Cytometric panels in the Figure show the IFN-γ synthesis by CD3(+) T cells after in vitro stimulation with vaccinia virus or CMV antigens. As shown in panels D, E, and F, all donors were strongly reactive to the CMV antigens (0.87%, 0.20%, and 1.53% of CD3(+) T cells respectively; the numbers of CMV-specific CD3(+) T cells per blood milliliter were 13,132, 2,964, and 11,385, respectively). As previously described (6), most of the CMV-specific response was related to CD4(+) T cells (96%, 75%, and 59% of CMV-specific T cells, respectively). Both unvaccinated and long-term vaccinated healthy donors had undetectable responses to smallpox vaccinia antigens (Figure, panels A and B). In contrast, a recall response was detectable after a recent immunization (Figure, panel C). In this case, the percentage of T cells specific for smallpox vaccine antigens was 0.23% among CD3(+) T cell , and the number of vaccinia antigen-specific cells was 1,725 per blood mL corresponding to a frequency of 1/667. Most vaccinia-specific T cells detected by this assay were CD4(+) (vaccinia-specific CD4(+) T cells were 80% of vaccinia-specific T cells). Nevertheless, the sensitivity of this assay to detect CD8(+) T cells could be improved by using human leukocyte antigen (HLA) class I–specific peptides as previously described (4).
Vigorous and long-lasting protective immune responses have been associated with smallpox vaccination, and specific immunity is believed to be maintained for decades (10,11). In long-term vaccinated persons, virus-specific CD4(+) and CD8(+) T-lymphocytes are detectable only after extensive in vitro culture and restimulation to generate antigen-specific lines or clones. This limitation is due to the long, but limited, lifespan of memory T cells and to their low frequency, usually below 1/50,000 (12). Our in vitro rapid assay based on a short-time primary T-cell response was unable to show the residual memory T-cell response present in long-term vaccinated persons since the assay sensitivity is 1 log lower but could detect the higher frequencies of IFN-γ–producing antigen-specific cells appearing a few weeks after smallpox vaccine inoculation (8). Accordingly, Terajima et al. (13) demonstrated that T-cell responses to vaccinia and variola conserved epitopes peak 14 days after primary immunization with vaccinia virus. In this study, the frequency of antigen-specific T cells was measured as IFN-γ production by ELISPOT and HLA/peptide tetramer–staining methods. Because strong correlations between the data derived from ELISPOT, tetramer assays, and intracellular cytokine staining for IFN-γ were previously observed (14), vaccinia-specific T cells could be detected by flow cytometry only a few days after immunization with vaccinia virus. In addition, Pincus and Flick demonstrated the initial development of delayed hypersensitivity, an index of cell-mediated immunity, as early as 2 days after smallpox vaccination (15). During viral infection, high levels of virus-specific T cells are found in acute infection, falling below detectable limits as the viral load decreases and reappearing in chronic infections during episodes of transient viremia. Accordingly, we observed that the frequencies of HIV-specific CD8(+) T cells releasing IFN-γ were quantitatively increased a few weeks after viral rebound consequent to the interruption of antiviral therapy (5). These observations indicate that the frequency of virus-specific T cells is clinically relevant, which suggests that this method may be useful in detecting immune response by monitoring the frequency of virus-specific T cells. In recently vaccinated persons, memory cells are expanded by antigen reexposure, and their increase in frequency could be quantitatively detected by the rapid flow cytometric T-cell assay, confirming the efficacy of vaccination. Moreover, because of the high similarity between orthopoxviruses, this rapid assay using vaccinia antigens could be used to identify recently exposed persons.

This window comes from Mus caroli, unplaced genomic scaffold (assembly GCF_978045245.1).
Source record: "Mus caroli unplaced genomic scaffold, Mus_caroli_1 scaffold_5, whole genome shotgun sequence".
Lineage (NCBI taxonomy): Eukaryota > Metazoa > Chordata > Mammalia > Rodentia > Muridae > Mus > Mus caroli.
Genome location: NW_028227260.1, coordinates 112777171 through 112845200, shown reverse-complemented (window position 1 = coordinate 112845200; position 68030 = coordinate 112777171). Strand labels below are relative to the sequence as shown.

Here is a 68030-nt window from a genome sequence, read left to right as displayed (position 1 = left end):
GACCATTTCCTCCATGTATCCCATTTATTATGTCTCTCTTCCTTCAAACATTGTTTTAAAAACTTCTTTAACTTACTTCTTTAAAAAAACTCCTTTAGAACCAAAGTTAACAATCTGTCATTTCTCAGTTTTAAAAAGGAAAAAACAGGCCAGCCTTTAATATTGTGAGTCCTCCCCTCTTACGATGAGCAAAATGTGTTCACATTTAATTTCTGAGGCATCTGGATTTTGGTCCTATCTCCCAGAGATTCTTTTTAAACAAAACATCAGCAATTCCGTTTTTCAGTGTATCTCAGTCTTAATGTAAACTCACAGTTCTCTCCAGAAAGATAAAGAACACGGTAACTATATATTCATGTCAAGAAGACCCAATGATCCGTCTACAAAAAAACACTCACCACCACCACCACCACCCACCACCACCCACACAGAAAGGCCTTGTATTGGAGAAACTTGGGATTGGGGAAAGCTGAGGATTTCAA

Finally, an important aspect in developing a diagnostic assay is to use a rapid and easily automated system that works on virtually all persons who carry the disease. In this context, the intracellular T-cell cytokine staining by flow cytometry presents several advantages in comparison to other techniques, such as tetramer staining and ELISpot (4). In fact, flow cytometry allows for testing multiple proteins or peptides at a single time and provides at the same time a quantitative and phenotypic assessment of CD8(+) and CD4(+) responding T cells. Moreover, optimization of antigen preparation with peptide pools designed to be virus-specific, highly conserved, and independent of HLA haplotypes may allow for the development of a second generation of more sensitive flow cytometric T-cell assays, extending the possibility to perform routine analysis on cryopreserved samples (4). The technique could be easily automated through the use of analytical instruments already available in most clinical laboratories that use flow cytometry. In comparison with other analytical systems for assessing antigen-specific responses, this method is economically advantageous. The recent availability of mobile flow-cytometer units may allow use of this assay under field investigation conditions.
Dr. Poccia was an European Molecular Biology Organization fellow at the Viral Oncology Unit of Pasteur Institute in Paris and faculty member in the Department of Medical Microbiology & Immunology, University of Wisconsin, Madison, Wisconsin His present position is senior scientist at the National Institute for Infectious Diseases “Lazzaro Spallanzani” of Rome. His research activity is related to emerging and reemerging infections, focusing on innate immunity and host-pathogen interactions. His main interests are translational research to develop novel diagnostic assays based on physiological and immune host responses, tools for clinical monitoring of immune reconstitution, and broad-spectrum immunostimulants.
This study was supported by grants from the “Ministero della Salute.”
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Suggested citation for this article: Poccia F, Gioia C, Montesano C, Martini F, Horejsh P, Castilletti C, et al. Flow cytometry and T-cell response monitoring after smallpox vaccination. Emerg Infect Dis [serial online] 2003 Nov [date cited]. Available from: URL: http://wwwnc.cdc.gov/eid/article/9/11/03-0349.htm